Noting the priorities of our state legislators, I’m ready for a regime change, because current priorities stink. Treatment of retired teachers, coupled with Texas’s low nationwide educational ranking, speaks volumes about how much our legislators care about education, child welfare and human needs.
Yet Texas is a wealthy state.
The latest outrage: The Legislature is systematically stripping retired teachers of retirement benefits. Senate bills 1750 and 1751, introduced by Republican Paul Bettencourt, will begin the process of rolling the retired teachers' pension fund, TRS, into a 401(k) arrangement. Given how little trust exists, it’s probably a shell game to raid the teachers' pension fund because taxpayer dollars have been mismanaged and mis-prioritized for decades.
Don't think for a minute that teachers are being helped.
Another bill will reduce retired teacher health care, raising premiums and deductibles. To top this, those who depend on a teacher retirement pension but who worked other jobs, paying into the Social Security system, do not receive a full pension paid like anyone else with the same amount of payments to the SSA. In Texas and a few other states, a retired teachers' Social Security benefit earned by working other jobs is offset by two-thirds because it is seen as a "windfall."
Texas retired teachers haven't seen a raise in monthly pension payments in 18 years, while inflation has decreased the spending power of their pensions by 2 percent per year. A $2,500 per month retirement in the year 2000 would be $3,500 today if the Teacher Retirement System had been allowed to give cost of living allowances. Thank you, Rick Perry.
Teachers with no Social Security benefit pay Medicare premiums out of more and more meager retirement checks. To top this off, a TRS pensioner can never claim on a spouse's Social Security, even if the spouse dies and that income source disappears. There were measures that could have been taken once upon a time to prevent all this, but the Texas Legislature, under the leadership of Perry and Greg Abbott, did not take action.
These policies scream that teachers aren't important. Teachers never unionized in Texas. Forget them. They generally don't get involved in politics. If you tick off a teacher, you aren't likely to see them at the country club and have an awkward moment. Forget them.
Meanwhile, the Texas economy is in great shape. As of 2015, Texas hosted six of the top 50 companies in the Fortune 500 list and 51 Fortune 500 companies overall. That places Texas third in the nation, after New York and California.
But Texas public education ranks 43rd. The Texas Education Agency has identified 100 under performing schools — just in San Antonio.
In 2012, Texas grossed more than $264.7 billion a year in exports — more than California ($161.9 billion) and New York ($81.4 billion). As a sovereign country, Texas would be the 12th largest economy in the world by GDP (ahead of South Korea and Australia). Yet, the educational system of South Korea is ranked No. 1 in the world, while Australia's is No. 4. The U.S. is No. 17, and Texas is toward the bottom of that.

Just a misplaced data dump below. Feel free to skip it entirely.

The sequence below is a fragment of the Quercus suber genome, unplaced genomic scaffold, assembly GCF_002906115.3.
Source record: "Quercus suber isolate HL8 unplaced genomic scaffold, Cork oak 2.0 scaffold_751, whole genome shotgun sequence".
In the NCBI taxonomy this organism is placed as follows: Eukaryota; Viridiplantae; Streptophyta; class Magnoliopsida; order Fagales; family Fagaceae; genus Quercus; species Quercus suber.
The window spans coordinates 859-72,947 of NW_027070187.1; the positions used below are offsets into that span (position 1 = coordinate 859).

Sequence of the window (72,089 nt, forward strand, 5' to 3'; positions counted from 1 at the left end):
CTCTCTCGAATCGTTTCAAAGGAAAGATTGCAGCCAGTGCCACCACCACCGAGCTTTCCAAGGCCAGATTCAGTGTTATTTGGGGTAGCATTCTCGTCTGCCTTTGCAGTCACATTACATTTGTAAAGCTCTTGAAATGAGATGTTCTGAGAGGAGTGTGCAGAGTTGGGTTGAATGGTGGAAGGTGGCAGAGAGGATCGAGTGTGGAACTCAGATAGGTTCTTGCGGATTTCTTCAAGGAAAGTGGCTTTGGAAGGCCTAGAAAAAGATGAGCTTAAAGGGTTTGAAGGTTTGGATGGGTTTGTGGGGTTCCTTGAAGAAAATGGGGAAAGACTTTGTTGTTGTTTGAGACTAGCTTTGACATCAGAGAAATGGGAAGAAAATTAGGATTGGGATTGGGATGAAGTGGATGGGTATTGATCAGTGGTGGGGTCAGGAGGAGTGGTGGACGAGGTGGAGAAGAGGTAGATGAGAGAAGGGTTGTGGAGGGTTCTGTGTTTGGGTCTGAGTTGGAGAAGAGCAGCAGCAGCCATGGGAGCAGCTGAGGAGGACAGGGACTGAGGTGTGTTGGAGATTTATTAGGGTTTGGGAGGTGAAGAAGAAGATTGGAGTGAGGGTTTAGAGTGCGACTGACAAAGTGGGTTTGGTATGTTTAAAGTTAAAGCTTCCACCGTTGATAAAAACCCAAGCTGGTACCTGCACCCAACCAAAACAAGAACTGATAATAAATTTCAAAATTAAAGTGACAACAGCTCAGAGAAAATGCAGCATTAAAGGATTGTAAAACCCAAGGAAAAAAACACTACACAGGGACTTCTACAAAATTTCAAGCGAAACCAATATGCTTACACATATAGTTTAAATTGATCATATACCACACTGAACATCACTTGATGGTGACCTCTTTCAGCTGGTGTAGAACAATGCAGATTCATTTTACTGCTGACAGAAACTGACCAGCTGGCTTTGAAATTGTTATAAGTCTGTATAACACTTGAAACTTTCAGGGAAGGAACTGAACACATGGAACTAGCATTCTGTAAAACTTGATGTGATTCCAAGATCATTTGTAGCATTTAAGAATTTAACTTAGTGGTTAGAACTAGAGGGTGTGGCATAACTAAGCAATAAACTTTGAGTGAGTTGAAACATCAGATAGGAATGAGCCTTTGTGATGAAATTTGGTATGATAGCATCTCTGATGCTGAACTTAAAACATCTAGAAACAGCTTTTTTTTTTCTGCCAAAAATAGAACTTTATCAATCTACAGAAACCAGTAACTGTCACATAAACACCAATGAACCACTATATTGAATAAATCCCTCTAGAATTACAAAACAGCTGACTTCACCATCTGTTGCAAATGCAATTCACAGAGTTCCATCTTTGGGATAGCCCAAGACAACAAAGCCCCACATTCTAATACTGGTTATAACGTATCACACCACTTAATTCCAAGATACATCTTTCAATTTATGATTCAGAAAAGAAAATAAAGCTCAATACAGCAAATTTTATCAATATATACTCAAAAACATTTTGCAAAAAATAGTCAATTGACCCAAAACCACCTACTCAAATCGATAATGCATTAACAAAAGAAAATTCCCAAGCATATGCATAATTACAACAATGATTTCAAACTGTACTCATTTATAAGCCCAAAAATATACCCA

We're close to the bottom of the heap among the 50 states in many measures of children living in poverty and abuse and of dropout rates, test performance, and college attendance. How can this be, when Texas itself has such a great economy? It’s an economy that produces a huge percentage of the country’s GDP.
Time for regime change.
If retired teachers keep having the screws put to them, many will be in welfare housing. While this vulnerable group is being betrayed, it calls to question the priorities of the Republicans in charge of Texas government. All that wealth. We should have something better to show for it in terms of human needs.
Even worse than the betrayal of teachers, there's the betrayal of children. You can tell lots about a society by the way it treats animals and children. Texas is more like a Third World country in terms of making children a priority. Sure, the Legislature and the governor are looking to strengthen Child Protective Services, finally, but I don't have much faith in the current regime, given their history. They're too busy getting bathroom bills passed.
According to the website Center for Public Priorities: State of Texas Children, 2016, one in four Texas children lives in poverty, with rates among Latinos and black populations three times higher than those for whites and Asians. One in five Texas children live in high-poverty neighborhoods, with higher concentrations for Latinos and blacks. Poverty rates are highest for single Latina mothers (51 percent) and lowest for single white mothers (29 percent). The cards are stacked against single mothers, and especially single minority mothers.
It will be argued that Texas has different demographics from Australia and South Korea and all those other states that rank ahead of it in the educational listings. I say that's all the more reason to focus on education and educators. It will be argued that there are cultural disparities shown in these demographics that make it harder to educate certain children. Again, all the more reason to focus on education and educators.
Many prospective teachers — some excellent ones — will be dissuaded by the priorities in Texas, impoverishing even more an already impoverished system.
Dana Glossbrenner, of San Angelo, is a retired educator turned author.